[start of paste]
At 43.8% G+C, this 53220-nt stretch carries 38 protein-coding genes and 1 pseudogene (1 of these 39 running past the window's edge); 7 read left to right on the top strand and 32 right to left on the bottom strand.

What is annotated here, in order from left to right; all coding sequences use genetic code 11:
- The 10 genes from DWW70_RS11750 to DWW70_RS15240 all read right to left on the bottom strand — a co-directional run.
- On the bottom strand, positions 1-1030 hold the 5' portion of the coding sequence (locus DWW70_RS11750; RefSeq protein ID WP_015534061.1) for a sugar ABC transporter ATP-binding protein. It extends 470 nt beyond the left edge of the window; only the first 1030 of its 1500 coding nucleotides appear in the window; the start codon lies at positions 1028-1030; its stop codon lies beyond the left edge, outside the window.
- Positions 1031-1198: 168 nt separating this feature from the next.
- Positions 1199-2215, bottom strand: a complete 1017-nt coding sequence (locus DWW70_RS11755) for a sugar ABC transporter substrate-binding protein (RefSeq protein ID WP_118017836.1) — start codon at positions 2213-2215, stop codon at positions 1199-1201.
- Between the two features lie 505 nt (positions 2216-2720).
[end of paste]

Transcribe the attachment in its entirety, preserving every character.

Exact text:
At 43.8% G+C, this 53220-nt stretch carries 38 protein-coding genes and 1 pseudogene (1 of these 39 running past the window's edge); 7 read left to right on the top strand and 32 right to left on the bottom strand.

What is annotated here, in order from left to right; all coding sequences use genetic code 11:
- The 10 genes from DWW70_RS11750 to DWW70_RS15240 all read right to left on the bottom strand — a co-directional run.
- On the bottom strand, positions 1-1030 hold the 5' portion of the coding sequence (locus DWW70_RS11750; RefSeq protein ID WP_015534061.1) for a sugar ABC transporter ATP-binding protein. It extends 470 nt beyond the left edge of the window; only the first 1030 of its 1500 coding nucleotides appear in the window; the start codon lies at positions 1028-1030; its stop codon lies beyond the left edge, outside the window.
- Positions 1031-1198: 168 nt separating this feature from the next.
- Positions 1199-2215, bottom strand: a complete 1017-nt coding sequence (locus DWW70_RS11755) for a sugar ABC transporter substrate-binding protein (RefSeq protein ID WP_118017836.1) — start codon at positions 2213-2215, stop codon at positions 1199-1201.
- Between the two features lie 505 nt (positions 2216-2720).